For new visitors, it sometimes seems like cyberspace natives speak a whole different language. Actually, anyone can get around the world of multimedia perfectly well with an understanding of less than a dozen new terms:
Bandwidth: The size of the data pipe from one part of the Internet to another. Big websites like ESPNET SportsZone have high-bandwidth connections; that 2,400-bits-per-second modem you bought in 1989 is low bandwidth.
Browser: Software that provides a window through which to see the World Wide Web.
CD-ROM: A 5-inch disc that holds graphics, music, data, etc. — all the stuffing that goes into the bird called multimedia.
Chat: Live chat is like E-mail in real time; virtual chat is live chat with pictures (”avatars”).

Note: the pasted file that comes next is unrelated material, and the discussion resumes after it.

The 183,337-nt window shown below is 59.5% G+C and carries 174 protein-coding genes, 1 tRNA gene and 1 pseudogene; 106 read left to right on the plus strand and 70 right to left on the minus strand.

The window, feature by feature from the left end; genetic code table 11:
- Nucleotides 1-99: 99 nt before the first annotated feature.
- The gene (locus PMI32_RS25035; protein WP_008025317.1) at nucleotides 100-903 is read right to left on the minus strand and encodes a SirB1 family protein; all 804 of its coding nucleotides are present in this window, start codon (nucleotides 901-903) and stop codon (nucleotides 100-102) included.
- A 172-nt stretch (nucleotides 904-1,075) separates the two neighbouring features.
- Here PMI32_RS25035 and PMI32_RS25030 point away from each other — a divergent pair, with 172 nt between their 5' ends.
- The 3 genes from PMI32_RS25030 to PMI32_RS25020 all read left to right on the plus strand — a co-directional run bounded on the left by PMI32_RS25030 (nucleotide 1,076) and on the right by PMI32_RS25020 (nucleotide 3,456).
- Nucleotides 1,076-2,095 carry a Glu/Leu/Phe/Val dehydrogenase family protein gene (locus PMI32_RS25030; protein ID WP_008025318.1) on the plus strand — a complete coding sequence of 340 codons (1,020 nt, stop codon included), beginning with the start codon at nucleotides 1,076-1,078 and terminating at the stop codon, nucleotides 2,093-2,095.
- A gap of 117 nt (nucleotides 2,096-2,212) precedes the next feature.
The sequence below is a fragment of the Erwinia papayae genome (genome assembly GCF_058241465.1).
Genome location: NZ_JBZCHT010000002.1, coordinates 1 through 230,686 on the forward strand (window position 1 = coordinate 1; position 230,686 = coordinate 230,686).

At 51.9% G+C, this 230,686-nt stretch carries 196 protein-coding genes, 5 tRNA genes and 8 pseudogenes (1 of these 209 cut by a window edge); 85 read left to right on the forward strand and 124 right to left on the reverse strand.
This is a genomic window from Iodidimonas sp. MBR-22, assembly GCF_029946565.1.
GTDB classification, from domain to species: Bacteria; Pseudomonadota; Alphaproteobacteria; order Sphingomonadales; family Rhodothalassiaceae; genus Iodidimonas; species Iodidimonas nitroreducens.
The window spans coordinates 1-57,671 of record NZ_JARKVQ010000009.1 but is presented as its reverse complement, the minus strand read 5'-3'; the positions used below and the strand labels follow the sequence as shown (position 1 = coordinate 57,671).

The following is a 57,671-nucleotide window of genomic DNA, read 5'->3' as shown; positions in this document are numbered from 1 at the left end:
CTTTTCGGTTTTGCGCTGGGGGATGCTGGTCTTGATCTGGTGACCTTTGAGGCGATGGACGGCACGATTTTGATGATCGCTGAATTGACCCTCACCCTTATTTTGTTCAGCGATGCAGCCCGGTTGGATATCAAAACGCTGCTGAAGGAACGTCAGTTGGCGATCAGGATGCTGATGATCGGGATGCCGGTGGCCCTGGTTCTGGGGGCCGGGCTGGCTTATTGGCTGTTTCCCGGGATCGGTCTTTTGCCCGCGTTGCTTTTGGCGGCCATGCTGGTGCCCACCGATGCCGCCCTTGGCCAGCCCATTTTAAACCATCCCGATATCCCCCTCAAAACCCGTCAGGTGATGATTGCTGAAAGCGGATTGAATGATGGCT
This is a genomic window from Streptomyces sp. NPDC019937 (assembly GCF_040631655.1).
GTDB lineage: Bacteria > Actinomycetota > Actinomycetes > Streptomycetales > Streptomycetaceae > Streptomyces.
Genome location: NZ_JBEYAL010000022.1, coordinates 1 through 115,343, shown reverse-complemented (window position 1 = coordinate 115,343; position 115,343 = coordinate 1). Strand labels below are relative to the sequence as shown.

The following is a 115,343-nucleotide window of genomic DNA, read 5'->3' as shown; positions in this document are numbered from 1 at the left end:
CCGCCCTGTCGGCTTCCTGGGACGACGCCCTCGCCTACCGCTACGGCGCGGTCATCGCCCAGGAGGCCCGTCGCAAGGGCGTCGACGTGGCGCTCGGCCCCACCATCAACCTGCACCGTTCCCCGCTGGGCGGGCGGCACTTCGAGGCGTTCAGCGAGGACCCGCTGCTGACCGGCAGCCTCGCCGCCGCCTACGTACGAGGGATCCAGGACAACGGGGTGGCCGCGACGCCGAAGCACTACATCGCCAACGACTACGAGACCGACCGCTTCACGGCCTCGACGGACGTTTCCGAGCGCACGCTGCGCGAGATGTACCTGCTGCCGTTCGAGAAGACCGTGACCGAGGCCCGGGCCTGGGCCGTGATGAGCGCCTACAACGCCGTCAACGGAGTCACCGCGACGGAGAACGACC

Internet: A network of computer networks.
Internet Service Provider (ISP): The local company that hooks you up to the Internet (unless you’re accessing cyberspace through a commercial online service like AOL).
JAVA: New technology from Sun Microsystems that lets you view animation (called applets) in Web pages. Similar to Macromedia’s Shockwave, which is favored by graphic designers.
Modem: The box that connects your computer to your phone system. A 33,600 bps modem (more commonly known as a 33.6) is the current high end, followed by the slower 28,800 (28.8), 14,400 (14.4), and 9,600.
Streaming Audio: Web-based sound clips that play as soon as you start downloading them (as opposed to most sound files, which you have to download, then play). Soon to come: streaming video.
T1 Connection: A direct, no-modem link to the Internet; currently the fastest way to surf the Net.
World Wide Web: The portion of the Internet that can deliver graphics, sound, and more in a page layout.